I was dismayed when I learned that the ownership of the Herald-Sun had left the city. However, I was somewhat relieved that a small chain of local newspapers was the purchaser.
How wrong I was! Meeting employees arriving at work and summarily marching them out the door is the crassest of behavior even by large corporations. It is ugly no matter who does it!
It was also short-sighted. Any job, including manual labor, benefits from experience over time, the best of which is enriched by talent, zeal, education, continual learning and honesty--something the business and institutional world seems to be forgetting. The new management of the Herald-Sun has thrown it out wholesale along with a lot of goodwill. We might as well go back to the News & Observer. I especially miss Robert Wilson and Jim Wise whom I know slightly, but these comments are for all those so roughly mistreated. I had a story to suggest to Mr. Wise.
Why are so many managers so narrow-minded? Is it a lack of a liberal arts education, ethics, humanity? What?
William R. Erwin, Jr.
Durhamites deserved better
The manner in which loyal employees were ripped from their desks and forcibly escorted out of the Herald-Sun building last week is one more indicator of the increasing meanspiritedness enveloping both business and government. I hope we residents of Durham and surrounding areas will have the civic pride and self-dignity to cancel all our subscriptions to the Herald-Sun paper and urge all our friends to do the same. Please don't just allow a corporation to treat our fellow Durhamites this way and yet continue to count on our support! How about everyone who reads this doing the same thing I'm doing--write letters to the editors of other local publications and make sure we don't just look the other way at this vicious behavior. Wouldn't it be a wonderful lesson for Paxton Media Group LLC to go broke here in Durham because the citizens will not tolerate such corporate practices?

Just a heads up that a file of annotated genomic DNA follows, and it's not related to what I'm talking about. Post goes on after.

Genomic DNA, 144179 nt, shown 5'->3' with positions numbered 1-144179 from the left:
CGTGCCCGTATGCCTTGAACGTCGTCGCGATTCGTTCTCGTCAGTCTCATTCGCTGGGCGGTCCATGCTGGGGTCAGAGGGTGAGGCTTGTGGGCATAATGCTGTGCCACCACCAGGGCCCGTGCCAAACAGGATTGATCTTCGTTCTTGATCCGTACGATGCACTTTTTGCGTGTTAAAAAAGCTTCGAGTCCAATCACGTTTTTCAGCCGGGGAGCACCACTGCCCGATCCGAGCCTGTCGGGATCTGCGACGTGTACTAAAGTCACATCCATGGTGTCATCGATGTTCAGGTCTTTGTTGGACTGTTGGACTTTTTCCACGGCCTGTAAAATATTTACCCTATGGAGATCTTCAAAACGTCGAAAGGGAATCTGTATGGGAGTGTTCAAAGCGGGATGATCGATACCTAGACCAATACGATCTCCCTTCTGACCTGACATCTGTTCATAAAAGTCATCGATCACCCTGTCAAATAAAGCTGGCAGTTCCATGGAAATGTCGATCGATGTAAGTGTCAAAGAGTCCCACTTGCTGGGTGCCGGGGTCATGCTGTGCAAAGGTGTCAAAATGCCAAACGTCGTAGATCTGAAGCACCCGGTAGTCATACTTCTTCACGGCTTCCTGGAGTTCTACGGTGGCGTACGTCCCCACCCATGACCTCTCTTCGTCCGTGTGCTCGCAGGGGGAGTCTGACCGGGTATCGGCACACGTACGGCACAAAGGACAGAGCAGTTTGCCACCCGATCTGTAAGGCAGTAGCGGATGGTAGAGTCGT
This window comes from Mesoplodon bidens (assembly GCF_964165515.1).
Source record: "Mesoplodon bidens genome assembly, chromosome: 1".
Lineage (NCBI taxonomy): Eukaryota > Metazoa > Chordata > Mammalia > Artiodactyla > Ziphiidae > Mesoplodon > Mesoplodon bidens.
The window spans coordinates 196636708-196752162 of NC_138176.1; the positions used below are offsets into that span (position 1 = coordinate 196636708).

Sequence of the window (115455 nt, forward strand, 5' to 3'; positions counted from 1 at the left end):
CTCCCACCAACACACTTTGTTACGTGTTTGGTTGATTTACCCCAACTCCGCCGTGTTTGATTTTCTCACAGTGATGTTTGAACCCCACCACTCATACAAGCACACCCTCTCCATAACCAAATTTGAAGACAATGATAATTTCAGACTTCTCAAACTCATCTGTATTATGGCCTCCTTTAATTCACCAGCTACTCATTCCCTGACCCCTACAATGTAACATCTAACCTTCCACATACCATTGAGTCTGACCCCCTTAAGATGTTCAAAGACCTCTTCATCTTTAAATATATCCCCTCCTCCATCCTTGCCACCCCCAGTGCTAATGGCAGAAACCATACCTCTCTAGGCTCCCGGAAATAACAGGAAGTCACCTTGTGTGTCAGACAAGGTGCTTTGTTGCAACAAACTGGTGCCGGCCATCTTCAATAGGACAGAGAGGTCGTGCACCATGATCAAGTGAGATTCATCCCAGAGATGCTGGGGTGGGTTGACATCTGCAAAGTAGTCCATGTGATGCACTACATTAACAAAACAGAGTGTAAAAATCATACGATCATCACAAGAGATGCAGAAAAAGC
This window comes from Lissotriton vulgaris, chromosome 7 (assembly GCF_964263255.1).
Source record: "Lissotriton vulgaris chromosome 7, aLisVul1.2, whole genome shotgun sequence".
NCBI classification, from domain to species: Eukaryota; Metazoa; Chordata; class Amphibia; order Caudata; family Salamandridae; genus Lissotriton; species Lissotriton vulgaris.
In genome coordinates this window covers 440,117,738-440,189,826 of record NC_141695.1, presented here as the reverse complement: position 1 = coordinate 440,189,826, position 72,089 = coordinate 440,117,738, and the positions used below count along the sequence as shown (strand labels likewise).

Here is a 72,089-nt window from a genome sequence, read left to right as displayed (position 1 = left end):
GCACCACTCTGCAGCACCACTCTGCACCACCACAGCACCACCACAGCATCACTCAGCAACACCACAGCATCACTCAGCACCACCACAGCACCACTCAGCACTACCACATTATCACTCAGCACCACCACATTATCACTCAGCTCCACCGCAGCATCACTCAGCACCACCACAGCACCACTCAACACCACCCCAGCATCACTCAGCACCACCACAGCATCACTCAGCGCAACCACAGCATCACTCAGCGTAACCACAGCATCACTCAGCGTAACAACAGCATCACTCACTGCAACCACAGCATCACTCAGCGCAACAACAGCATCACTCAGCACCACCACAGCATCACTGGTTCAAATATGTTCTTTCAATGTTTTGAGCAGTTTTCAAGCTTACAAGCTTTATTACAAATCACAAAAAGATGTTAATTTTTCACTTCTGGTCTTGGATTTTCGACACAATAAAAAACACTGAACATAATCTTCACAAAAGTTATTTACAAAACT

Human Kindness Foundation
Thank you for your profile on Rev. Buchanan and his admirable work at Stop Hunger Now ("Compassion on the cheap," Jan. 5). But while our government's record on humanitarian aid is appalling, the U.S. public's response to tsunami victims in South Asia has been tremendous, so much so that Doctors Without Borders, one of the world's most reputable and ethical aid organizations, has reported that it has received sufficient funds for their current emergency response in South Asia.
A surprising statement given how much devastation the tsunami left in its wake, yet it makes sense when one considers the fact that aid organizations are gearing up for the long haul. They aren't lacking in funds right now, when every newspaper's front pages are covered in disturbing large-scale photos of mothers gripping dead children, bodies burning in pyres and mangled corpses rotting on the streets. It's too hard to ignore South Asia.
But think ahead one year--when aid organizations are just beginning the exhaustive and expensive process of rebuilding infrastructures and attempting to redevelop destroyed villages sustainably--and donations from the regular folks have all but dropped off.
Instead of rushing to your checkbook now, when it's practically socially unacceptable not to give to relief efforts in South Asia, consider holding off for a year. And you can still pat yourself on the back for "lending a helping hand," but just have some patience.
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